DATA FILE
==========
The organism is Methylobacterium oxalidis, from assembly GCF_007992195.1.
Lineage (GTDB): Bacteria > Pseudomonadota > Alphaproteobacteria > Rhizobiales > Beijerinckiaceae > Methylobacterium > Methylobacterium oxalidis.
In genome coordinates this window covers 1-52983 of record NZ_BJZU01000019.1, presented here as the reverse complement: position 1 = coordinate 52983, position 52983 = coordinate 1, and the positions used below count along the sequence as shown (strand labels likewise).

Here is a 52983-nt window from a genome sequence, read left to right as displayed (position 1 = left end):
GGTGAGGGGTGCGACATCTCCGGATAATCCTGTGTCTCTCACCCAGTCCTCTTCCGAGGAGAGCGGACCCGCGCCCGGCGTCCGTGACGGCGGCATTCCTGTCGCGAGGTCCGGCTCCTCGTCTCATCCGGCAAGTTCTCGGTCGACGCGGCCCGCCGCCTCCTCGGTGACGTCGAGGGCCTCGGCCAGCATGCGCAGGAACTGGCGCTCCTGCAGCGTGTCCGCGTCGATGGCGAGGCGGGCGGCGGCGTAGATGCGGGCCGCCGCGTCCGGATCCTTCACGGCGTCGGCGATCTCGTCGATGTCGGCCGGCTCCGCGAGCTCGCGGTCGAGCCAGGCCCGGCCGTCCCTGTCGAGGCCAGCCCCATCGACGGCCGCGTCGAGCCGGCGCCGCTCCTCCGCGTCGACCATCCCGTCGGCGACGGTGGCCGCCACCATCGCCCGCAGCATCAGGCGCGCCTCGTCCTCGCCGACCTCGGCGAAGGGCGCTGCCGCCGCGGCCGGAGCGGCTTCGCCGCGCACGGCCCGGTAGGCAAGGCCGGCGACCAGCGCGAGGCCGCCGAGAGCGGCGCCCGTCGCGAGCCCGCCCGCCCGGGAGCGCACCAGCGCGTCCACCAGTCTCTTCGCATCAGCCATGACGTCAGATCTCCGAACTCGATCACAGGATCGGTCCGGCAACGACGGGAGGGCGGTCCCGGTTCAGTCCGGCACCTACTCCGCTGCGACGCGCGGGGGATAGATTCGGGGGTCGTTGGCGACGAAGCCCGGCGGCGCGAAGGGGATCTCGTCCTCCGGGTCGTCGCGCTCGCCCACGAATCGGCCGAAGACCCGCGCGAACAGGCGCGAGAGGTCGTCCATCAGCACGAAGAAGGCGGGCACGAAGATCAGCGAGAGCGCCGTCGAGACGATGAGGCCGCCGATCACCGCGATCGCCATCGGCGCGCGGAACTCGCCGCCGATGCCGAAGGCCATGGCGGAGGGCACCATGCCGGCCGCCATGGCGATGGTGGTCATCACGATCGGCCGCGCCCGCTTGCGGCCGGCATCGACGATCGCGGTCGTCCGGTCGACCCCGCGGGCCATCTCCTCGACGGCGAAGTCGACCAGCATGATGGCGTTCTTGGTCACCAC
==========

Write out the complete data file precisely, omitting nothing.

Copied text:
The organism is Methylobacterium oxalidis, from assembly GCF_007992195.1.
Lineage (GTDB): Bacteria > Pseudomonadota > Alphaproteobacteria > Rhizobiales > Beijerinckiaceae > Methylobacterium > Methylobacterium oxalidis.
In genome coordinates this window covers 1-52983 of record NZ_BJZU01000019.1, presented here as the reverse complement: position 1 = coordinate 52983, position 52983 = coordinate 1, and the positions used below count along the sequence as shown (strand labels likewise).

Here is a 52983-nt window from a genome sequence, read left to right as displayed (position 1 = left end):
GGTGAGGGGTGCGACATCTCCGGATAATCCTGTGTCTCTCACCCAGTCCTCTTCCGAGGAGAGCGGACCCGCGCCCGGCGTCCGTGACGGCGGCATTCCTGTCGCGAGGTCCGGCTCCTCGTCTCATCCGGCAAGTTCTCGGTCGACGCGGCCCGCCGCCTCCTCGGTGACGTCGAGGGCCTCGGCCAGCATGCGCAGGAACTGGCGCTCCTGCAGCGTGTCCGCGTCGATGGCGAGGCGGGCGGCGGCGTAGATGCGGGCCGCCGCGTCCGGATCCTTCACGGCGTCGGCGATCTCGTCGATGTCGGCCGGCTCCGCGAGCTCGCGGTCGAGCCAGGCCCGGCCGTCCCTGTCGAGGCCAGCCCCATCGACGGCCGCGTCGAGCCGGCGCCGCTCCTCCGCGTCGACCATCCCGTCGGCGACGGTGGCCGCCACCATCGCCCGCAGCATCAGGCGCGCCTCGTCCTCGCCGACCTCGGCGAAGGGCGCTGCCGCCGCGGCCGGAGCGGCTTCGCCGCGCACGGCCCGGTAGGCAAGGCCGGCGACCAGCGCGAGGCCGCCGAGAGCGGCGCCCGTCGCGAGCCCGCCCGCCCGGGAGCGCACCAGCGCGTCCACCAGTCTCTTCGCATCAGCCATGACGTCAGATCTCCGAACTCGATCACAGGATCGGTCCGGCAACGACGGGAGGGCGGTCCCGGTTCAGTCCGGCACCTACTCCGCTGCGACGCGCGGGGGATAGATTCGGGGGTCGTTGGCGACGAAGCCCGGCGGCGCGAAGGGGATCTCGTCCTCCGGGTCGTCGCGCTCGCCCACGAATCGGCCGAAGACCCGCGCGAACAGGCGCGAGAGGTCGTCCATCAGCACGAAGAAGGCGGGCACGAAGATCAGCGAGAGCGCCGTCGAGACGATGAGGCCGCCGATCACCGCGATCGCCATCGGCGCGCGGAACTCGCCGCCGATGCCGAAGGCCATGGCGGAGGGCACCATGCCGGCCGCCATGGCGATGGTGGTCATCACGATCGGCCGCGCCCGCTTGCGGCCGGCATCGACGATCGCGGTCGTCCGGTCGACCCCGCGGGCCATCTCCTCGACGGCGAAGTCGACCAGCATGATGGCGTTCTTGGTCACCAC